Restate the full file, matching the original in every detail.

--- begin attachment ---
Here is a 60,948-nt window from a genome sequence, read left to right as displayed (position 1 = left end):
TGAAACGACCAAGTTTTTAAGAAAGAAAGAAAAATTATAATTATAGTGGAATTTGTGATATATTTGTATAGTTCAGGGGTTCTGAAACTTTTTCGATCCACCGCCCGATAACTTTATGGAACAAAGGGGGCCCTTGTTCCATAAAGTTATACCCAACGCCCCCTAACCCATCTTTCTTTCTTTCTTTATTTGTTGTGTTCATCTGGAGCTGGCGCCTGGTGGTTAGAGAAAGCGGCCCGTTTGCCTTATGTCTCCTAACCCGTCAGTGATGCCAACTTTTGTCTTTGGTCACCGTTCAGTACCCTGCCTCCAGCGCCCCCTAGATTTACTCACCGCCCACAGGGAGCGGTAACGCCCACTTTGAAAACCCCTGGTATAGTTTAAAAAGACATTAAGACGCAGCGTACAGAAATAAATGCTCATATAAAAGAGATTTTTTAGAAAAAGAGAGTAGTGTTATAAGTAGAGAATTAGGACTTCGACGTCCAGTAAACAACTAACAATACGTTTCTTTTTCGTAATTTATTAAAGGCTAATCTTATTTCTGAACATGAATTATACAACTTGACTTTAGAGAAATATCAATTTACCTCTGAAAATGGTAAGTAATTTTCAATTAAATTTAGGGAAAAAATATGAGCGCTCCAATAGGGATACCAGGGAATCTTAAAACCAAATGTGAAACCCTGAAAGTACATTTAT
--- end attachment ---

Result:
Here is a 60,948-nt window from a genome sequence, read left to right as displayed (position 1 = left end):
TGAAACGACCAAGTTTTTAAGAAAGAAAGAAAAATTATAATTATAGTGGAATTTGTGATATATTTGTATAGTTCAGGGGTTCTGAAACTTTTTCGATCCACCGCCCGATAACTTTATGGAACAAAGGGGGCCCTTGTTCCATAAAGTTATACCCAACGCCCCCTAACCCATCTTTCTTTCTTTCTTTATTTGTTGTGTTCATCTGGAGCTGGCGCCTGGTGGTTAGAGAAAGCGGCCCGTTTGCCTTATGTCTCCTAACCCGTCAGTGATGCCAACTTTTGTCTTTGGTCACCGTTCAGTACCCTGCCTCCAGCGCCCCCTAGATTTACTCACCGCCCACAGGGAGCGGTAACGCCCACTTTGAAAACCCCTGGTATAGTTTAAAAAGACATTAAGACGCAGCGTACAGAAATAAATGCTCATATAAAAGAGATTTTTTAGAAAAAGAGAGTAGTGTTATAAGTAGAGAATTAGGACTTCGACGTCCAGTAAACAACTAACAATACGTTTCTTTTTCGTAATTTATTAAAGGCTAATCTTATTTCTGAACATGAATTATACAACTTGACTTTAGAGAAATATCAATTTACCTCTGAAAATGGTAAGTAATTTTCAATTAAATTTAGGGAAAAAATATGAGCGCTCCAATAGGGATACCAGGGAATCTTAAAACCAAATGTGAAACCCTGAAAGTACATTTAT